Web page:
An Ethiopian rebel group has suspended its armed resistance against the government.
Ginbot 7 said Prime Minister Abiy Ahmed’s reforms had given it hope that “genuine democracy” may be “a real possibility”.
Earlier, the government said it had unblocked 264 websites and TV channels.
This is the latest of numerous changes made since Mr Abiy came to office in April, relaxing the state’s previously tight grip on power.
Ginbot 7, which is based in neighbouring Eritrea, had been designated a terrorist organisation by previous governments.
Its secretary-general, Andargachew Tsege, was seized in Yemen in 2014, and then sent to Ethiopia where he had been sentenced to death in absentia in 2009 for allegedly plotting a coup.
The Ethiopian government pardoned Mr Tsege on 29 May and he has since returned to the UK, where his family lives.
Mr Tsege recently told the BBC that his release came after Prime Minister Abiy had threatened to resign.
In recent years, Ethiopia has been riven by protests by members of the country’s two largest ethnic groups – the Oromo and the Amhara.
Demonstrations first spread across the country in 2015 amid calls for political and economic reform and an end to state corruption.
The government was accused of human rights violations in that time – including torture and extrajudicial killing of political dissidents.
Reforms yielding results
By Ashagre Hailu, BBC Amharic editor
Ginbot 7’s decision to end a 10-year armed resistance is an achievement by Prime Minister Abiy Ahmed.
Ginbot (May) 7 was founded in 2005 and named after the date of that year’s elections, which were marred by protests over alleged fraud that led to the deaths of about 200 people.
The group argued that peaceful struggle was not working.
It said it was not fighting to seize power, but wanted to help usher in a democratic system that respects the rights of the citizen.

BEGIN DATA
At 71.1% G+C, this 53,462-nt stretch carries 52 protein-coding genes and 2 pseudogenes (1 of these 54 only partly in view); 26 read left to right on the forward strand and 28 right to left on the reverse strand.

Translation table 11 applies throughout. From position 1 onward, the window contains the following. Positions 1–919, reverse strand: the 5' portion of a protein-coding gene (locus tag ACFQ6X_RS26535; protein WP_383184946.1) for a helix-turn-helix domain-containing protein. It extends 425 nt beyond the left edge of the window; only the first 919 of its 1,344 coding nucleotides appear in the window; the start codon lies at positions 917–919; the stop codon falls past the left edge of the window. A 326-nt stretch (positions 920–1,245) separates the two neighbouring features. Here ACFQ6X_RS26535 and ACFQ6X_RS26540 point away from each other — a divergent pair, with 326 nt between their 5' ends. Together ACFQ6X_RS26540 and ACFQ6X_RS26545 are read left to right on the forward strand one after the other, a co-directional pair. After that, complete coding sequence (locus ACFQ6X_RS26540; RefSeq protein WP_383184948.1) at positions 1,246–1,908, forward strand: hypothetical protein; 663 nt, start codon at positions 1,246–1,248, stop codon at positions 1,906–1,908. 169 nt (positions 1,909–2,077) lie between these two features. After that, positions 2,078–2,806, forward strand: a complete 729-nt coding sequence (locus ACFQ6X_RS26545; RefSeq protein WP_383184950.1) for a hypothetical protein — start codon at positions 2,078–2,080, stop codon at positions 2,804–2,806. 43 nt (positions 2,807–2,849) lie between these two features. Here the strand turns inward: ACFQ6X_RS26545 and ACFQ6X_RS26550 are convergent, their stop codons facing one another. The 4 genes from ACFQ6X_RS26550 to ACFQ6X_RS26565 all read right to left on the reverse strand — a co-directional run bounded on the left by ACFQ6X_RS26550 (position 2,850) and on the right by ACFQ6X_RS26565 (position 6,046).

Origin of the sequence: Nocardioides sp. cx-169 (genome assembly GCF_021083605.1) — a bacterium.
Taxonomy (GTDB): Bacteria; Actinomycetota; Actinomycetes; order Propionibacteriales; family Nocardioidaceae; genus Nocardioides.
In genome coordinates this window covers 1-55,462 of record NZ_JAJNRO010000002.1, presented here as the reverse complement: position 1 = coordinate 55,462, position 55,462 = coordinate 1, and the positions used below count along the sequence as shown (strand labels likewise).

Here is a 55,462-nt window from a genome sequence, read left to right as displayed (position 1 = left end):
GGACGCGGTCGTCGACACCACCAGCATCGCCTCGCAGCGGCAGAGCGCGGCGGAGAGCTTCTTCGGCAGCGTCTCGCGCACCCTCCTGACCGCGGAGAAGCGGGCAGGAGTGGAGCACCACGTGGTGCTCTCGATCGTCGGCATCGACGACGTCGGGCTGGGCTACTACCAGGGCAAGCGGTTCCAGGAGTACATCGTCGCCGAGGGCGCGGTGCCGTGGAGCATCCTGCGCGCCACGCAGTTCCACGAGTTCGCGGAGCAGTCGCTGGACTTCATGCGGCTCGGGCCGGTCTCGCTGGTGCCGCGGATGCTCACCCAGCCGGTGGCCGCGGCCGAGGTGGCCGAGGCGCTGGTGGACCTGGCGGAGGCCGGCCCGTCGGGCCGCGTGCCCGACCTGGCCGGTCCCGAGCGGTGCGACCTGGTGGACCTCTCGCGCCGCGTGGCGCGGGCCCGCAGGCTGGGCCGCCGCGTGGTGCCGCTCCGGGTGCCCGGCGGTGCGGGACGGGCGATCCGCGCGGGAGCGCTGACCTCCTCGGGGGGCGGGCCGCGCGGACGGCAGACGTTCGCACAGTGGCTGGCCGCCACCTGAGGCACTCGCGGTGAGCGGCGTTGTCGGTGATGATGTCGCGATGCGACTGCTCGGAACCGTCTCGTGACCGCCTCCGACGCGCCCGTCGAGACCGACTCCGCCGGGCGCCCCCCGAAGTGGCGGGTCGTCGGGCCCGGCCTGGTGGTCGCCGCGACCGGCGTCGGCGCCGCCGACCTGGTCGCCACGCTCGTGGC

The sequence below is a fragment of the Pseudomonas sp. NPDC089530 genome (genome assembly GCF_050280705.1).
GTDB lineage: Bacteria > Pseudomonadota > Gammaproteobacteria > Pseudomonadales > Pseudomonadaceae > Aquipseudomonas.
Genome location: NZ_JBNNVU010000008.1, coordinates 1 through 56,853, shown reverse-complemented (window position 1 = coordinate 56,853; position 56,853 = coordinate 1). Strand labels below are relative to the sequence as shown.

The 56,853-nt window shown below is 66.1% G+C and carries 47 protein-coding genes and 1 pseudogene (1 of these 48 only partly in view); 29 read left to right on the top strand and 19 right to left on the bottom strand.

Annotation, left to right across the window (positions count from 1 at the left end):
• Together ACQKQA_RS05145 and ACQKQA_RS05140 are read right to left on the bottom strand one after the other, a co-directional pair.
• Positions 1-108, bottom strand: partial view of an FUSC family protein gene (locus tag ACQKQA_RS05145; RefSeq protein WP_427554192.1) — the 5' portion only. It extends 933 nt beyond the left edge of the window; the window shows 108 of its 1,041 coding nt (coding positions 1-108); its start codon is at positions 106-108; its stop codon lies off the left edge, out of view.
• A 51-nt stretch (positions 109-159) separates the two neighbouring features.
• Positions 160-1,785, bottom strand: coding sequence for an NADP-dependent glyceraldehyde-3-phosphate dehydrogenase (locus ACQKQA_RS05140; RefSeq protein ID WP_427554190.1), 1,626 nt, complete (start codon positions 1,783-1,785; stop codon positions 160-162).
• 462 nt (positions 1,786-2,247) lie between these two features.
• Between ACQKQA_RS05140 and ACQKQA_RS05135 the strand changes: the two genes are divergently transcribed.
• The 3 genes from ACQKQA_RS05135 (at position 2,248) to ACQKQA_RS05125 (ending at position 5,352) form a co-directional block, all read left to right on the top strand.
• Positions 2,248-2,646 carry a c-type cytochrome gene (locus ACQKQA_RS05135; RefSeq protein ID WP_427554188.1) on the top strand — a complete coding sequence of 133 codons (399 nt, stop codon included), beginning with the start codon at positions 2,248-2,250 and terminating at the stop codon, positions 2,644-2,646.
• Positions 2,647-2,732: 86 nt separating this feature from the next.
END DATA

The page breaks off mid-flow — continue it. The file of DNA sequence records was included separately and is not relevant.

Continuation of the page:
The movement said its goal was “the realization of a national political system in which government power and political authority is assumed through peaceful and democratic process based on the free will and choice of citizens of the country”.
The Ethiopian parliament outlawed the movement as a terrorist organization alongside the Oromo Liberation Front (OLF) and the Ogaden National Liberation Front (ONLF).
The prime minister recently called for all armed groups to lay down their arms and return to the country.
The interviews Mr Tsege has given since his release indicate that he is convinced of the goodwill of the prime minister and his reforms.
Reports indicate that other rebel groups have opened a dialogue with the Ethiopian government.
Eritrea has accepted Ethiopia’s call to end a two-decade confrontation, so insurgent groups based in Eritrea are also expected to lay down their arms.
‘Free market of ideas’
US-based television stations, Ethiopian Satellite Television (ESAT) and Oromo Media Network (OMN), were among the outlets barred and charged in absentia for inciting violence and promoting acts of terror by the government.
Many journalists were given prison sentences for stories they had written, while others fled the country.
Ethiopian Prime Minister Hailemariam Desalegn resigned unexpectedly in February, saying he hoped to end years of unrest and political upheaval.
Mr Abiy has announced a flurry of sweeping reforms since taking office in April.
He has pledged to open up the airwaves, even calling on foreign-based opposition TV broadcasters to open offices in Ethiopia.
Fitsum Arega, Prime Minister Abiy Ahmed’s chief of staff, announced the unblocking of media platforms on Twitter, saying “freedom of expression is a foundational right”.
“A free flow of information is essential for engaged & responsible citizenry. Only a free market of ideas will lead to the truth,” he said.
A few weeks ago, charges were dropped against ESAT and OMN.
Mr Abiy has also announced the part-privatisation of state-owned enterprises, is attempting to stabilise Ethiopia’s rocky relationship with neighbouring Eritrea, and ended a state of emergency put in place by the previous administration.